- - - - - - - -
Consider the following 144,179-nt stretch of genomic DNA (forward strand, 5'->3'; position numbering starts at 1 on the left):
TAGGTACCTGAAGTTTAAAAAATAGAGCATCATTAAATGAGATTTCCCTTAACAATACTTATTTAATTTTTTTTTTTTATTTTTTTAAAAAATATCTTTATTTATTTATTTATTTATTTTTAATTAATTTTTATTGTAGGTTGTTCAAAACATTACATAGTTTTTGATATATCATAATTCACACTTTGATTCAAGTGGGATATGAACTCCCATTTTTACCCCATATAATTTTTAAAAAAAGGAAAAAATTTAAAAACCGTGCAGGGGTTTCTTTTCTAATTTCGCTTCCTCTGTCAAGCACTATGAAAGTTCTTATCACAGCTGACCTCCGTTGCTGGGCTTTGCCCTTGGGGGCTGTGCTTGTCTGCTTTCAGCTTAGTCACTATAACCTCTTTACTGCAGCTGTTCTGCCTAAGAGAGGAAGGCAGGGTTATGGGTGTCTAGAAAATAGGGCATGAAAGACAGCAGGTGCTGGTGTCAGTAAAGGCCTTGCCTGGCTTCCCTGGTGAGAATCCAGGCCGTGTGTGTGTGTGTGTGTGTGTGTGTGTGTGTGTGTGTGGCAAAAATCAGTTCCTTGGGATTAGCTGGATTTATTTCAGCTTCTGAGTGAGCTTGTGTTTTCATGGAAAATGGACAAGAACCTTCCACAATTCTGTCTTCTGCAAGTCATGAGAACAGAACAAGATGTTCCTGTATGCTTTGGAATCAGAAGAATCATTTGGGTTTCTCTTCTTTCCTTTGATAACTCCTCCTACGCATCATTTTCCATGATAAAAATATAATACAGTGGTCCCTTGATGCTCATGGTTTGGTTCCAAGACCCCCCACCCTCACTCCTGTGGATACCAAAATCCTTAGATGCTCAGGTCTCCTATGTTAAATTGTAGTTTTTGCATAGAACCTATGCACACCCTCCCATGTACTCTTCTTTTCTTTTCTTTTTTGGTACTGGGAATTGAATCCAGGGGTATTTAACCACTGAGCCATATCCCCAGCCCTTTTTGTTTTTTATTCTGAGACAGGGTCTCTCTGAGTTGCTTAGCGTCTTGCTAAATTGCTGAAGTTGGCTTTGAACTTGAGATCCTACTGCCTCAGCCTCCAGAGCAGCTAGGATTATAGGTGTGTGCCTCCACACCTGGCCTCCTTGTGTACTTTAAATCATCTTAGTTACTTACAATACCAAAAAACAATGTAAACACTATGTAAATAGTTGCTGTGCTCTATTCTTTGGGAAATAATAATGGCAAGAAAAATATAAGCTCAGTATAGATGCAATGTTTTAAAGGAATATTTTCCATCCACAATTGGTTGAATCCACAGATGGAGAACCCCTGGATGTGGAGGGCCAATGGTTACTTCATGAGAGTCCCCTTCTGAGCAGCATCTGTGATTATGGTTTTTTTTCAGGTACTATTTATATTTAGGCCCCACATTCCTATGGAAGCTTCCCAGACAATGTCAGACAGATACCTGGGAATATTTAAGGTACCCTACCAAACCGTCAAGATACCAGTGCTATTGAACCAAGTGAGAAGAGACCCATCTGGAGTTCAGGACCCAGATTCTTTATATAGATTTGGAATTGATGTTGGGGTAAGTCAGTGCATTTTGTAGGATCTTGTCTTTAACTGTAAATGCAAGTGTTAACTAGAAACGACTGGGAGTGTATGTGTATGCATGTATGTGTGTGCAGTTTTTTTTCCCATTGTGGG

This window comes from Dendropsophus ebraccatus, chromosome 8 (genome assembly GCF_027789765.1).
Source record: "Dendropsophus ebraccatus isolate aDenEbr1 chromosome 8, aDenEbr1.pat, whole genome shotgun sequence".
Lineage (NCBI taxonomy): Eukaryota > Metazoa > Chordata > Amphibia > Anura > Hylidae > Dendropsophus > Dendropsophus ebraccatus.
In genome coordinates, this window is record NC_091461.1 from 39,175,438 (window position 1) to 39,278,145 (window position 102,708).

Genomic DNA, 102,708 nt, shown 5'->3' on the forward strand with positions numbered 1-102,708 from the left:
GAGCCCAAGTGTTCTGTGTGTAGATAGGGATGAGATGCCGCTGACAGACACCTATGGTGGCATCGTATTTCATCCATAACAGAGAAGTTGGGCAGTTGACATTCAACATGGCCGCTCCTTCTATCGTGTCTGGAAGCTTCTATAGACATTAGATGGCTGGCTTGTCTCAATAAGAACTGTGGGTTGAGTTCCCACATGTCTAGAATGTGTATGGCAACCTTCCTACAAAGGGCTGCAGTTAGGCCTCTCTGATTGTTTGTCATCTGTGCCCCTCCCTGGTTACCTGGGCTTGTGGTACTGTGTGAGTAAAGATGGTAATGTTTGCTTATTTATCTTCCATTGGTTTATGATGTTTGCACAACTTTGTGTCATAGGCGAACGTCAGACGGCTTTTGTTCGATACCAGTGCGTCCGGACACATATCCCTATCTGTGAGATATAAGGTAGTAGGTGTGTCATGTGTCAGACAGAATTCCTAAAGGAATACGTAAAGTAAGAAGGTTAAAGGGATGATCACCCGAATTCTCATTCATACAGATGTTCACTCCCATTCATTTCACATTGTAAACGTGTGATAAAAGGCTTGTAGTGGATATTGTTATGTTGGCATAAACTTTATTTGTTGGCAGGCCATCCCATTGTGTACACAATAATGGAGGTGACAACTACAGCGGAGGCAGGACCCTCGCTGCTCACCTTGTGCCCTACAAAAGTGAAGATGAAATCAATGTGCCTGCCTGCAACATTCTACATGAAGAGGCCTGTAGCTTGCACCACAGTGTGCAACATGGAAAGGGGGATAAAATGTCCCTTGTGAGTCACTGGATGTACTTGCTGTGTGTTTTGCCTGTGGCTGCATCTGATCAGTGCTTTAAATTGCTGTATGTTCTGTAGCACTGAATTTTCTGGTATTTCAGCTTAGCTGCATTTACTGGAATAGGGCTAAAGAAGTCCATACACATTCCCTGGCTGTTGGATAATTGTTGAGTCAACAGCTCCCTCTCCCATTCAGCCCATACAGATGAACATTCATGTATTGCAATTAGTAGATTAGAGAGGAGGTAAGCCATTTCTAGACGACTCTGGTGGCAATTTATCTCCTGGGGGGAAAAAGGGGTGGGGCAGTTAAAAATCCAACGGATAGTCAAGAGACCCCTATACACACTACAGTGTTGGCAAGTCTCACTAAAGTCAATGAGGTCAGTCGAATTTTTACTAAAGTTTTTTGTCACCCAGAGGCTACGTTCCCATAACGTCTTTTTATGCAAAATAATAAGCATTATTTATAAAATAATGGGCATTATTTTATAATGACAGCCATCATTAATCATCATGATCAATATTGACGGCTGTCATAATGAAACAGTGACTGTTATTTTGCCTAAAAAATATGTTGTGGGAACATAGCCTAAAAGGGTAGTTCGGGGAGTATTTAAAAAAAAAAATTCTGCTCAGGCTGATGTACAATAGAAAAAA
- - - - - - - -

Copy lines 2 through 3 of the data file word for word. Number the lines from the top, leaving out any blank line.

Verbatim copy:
TAGGTACCTGAAGTTTAAAAAATAGAGCATCATTAAATGAGATTTCCCTTAACAATACTTATTTAATTTTTTTTTTTTATTTTTTTAAAAAATATCTTTATTTATTTATTTATTTATTTTTAATTAATTTTTATTGTAGGTTGTTCAAAACATTACATAGTTTTTGATATATCATAATTCACACTTTGATTCAAGTGGGATATGAACTCCCATTTTTACCCCATATAATTTTTAAAAAAAGGAAAAAATTTAAAAACCGTGCAGGGGTTTCTTTTCTAATTTCGCTTCCTCTGTCAAGCACTATGAAAGTTCTTATCACAGCTGACCTCCGTTGCTGGGCTTTGCCCTTGGGGGCTGTGCTTGTCTGCTTTCAGCTTAGTCACTATAACCTCTTTACTGCAGCTGTTCTGCCTAAGAGAGGAAGGCAGGGTTATGGGTGTCTAGAAAATAGGGCATGAAAGACAGCAGGTGCTGGTGTCAGTAAAGGCCTTGCCTGGCTTCCCTGGTGAGAATCCAGGCCGTGTGTGTGTGTGTGTGTGTGTGTGTGTGTGTGTGTGTGGCAAAAATCAGTTCCTTGGGATTAGCTGGATTTATTTCAGCTTCTGAGTGAGCTTGTGTTTTCATGGAAAATGGACAAGAACCTTCCACAATTCTGTCTTCTGCAAGTCATGAGAACAGAACAAGATGTTCCTGTATGCTTTGGAATCAGAAGAATCATTTGGGTTTCTCTTCTTTCCTTTGATAACTCCTCCTACGCATCATTTTCCATGATAAAAATATAATACAGTGGTCCCTTGATGCTCATGGTTTGGTTCCAAGACCCCCCACCCTCACTCCTGTGGATACCAAAATCCTTAGATGCTCAGGTCTCCTATGTTAAATTGTAGTTTTTGCATAGAACCTATGCACACCCTCCCATGTACTCTTCTTTTCTTTTCTTTTTTGGTACTGGGAATTGAATCCAGGGGTATTTAACCACTGAGCCATATCCCCAGCCCTTTTTGTTTTTTATTCTGAGACAGGGTCTCTCTGAGTTGCTTAGCGTCTTGCTAAATTGCTGAAGTTGGCTTTGAACTTGAGATCCTACTGCCTCAGCCTCCAGAGCAGCTAGGATTATAGGTGTGTGCCTCCACACCTGGCCTCCTTGTGTACTTTAAATCATCTTAGTTACTTACAATACCAAAAAACAATGTAAACACTATGTAAATAGTTGCTGTGCTCTATTCTTTGGGAAATAATAATGGCAAGAAAAATATAAGCTCAGTATAGATGCAATGTTTTAAAGGAATATTTTCCATCCACAATTGGTTGAATCCACAGATGGAGAACCCCTGGATGTGGAGGGCCAATGGTTACTTCATGAGAGTCCCCTTCTGAGCAGCATCTGTGATTATGGTTTTTTTTCAGGTACTATTTATATTTAGGCCCCACATTCCTATGGAAGCTTCCCAGACAATGTCAGACAGATACCTGGGAATATTTAAGGTACCCTACCAAACCGTCAAGATACCAGTGCTATTGAACCAAGTGAGAAGAGACCCATCTGGAGTTCAGGACCCAGATTCTTTATATAGATTTGGAATTGATGTTGGGGTAAGTCAGTGCATTTTGTAGGATCTTGTCTTTAACTGTAAATGCAAGTGTTAACTAGAAACGACTGGGAGTGTATGTGTATGCATGTATGTGTGTGCAGTTTTTTTTCCCATTGTGGG

This window comes from Dendropsophus ebraccatus, chromosome 8 (genome assembly GCF_027789765.1).